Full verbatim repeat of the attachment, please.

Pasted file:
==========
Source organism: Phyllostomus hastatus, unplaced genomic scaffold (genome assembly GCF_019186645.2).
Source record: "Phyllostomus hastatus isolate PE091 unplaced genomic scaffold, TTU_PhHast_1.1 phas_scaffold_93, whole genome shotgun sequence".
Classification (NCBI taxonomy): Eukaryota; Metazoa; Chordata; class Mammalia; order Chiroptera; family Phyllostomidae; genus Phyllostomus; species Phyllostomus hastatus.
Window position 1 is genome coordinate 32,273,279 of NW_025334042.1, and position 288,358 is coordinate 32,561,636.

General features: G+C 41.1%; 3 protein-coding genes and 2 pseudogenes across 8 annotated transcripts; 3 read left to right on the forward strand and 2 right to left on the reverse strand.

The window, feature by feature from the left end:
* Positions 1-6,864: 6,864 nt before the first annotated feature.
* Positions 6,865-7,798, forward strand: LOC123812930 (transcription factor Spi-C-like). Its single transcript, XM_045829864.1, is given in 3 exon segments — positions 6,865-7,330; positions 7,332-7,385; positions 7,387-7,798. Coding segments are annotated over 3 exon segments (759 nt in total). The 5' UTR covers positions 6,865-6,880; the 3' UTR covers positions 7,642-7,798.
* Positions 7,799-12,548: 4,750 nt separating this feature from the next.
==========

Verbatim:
Source organism: Phyllostomus hastatus, unplaced genomic scaffold (genome assembly GCF_019186645.2).
Source record: "Phyllostomus hastatus isolate PE091 unplaced genomic scaffold, TTU_PhHast_1.1 phas_scaffold_93, whole genome shotgun sequence".
Classification (NCBI taxonomy): Eukaryota; Metazoa; Chordata; class Mammalia; order Chiroptera; family Phyllostomidae; genus Phyllostomus; species Phyllostomus hastatus.
Window position 1 is genome coordinate 32,273,279 of NW_025334042.1, and position 288,358 is coordinate 32,561,636.

General features: G+C 41.1%; 3 protein-coding genes and 2 pseudogenes across 8 annotated transcripts; 3 read left to right on the forward strand and 2 right to left on the reverse strand.

The window, feature by feature from the left end:
* Positions 1-6,864: 6,864 nt before the first annotated feature.
* Positions 6,865-7,798, forward strand: LOC123812930 (transcription factor Spi-C-like). Its single transcript, XM_045829864.1, is given in 3 exon segments — positions 6,865-7,330; positions 7,332-7,385; positions 7,387-7,798. Coding segments are annotated over 3 exon segments (759 nt in total). The 5' UTR covers positions 6,865-6,880; the 3' UTR covers positions 7,642-7,798.
* Positions 7,799-12,548: 4,750 nt separating this feature from the next.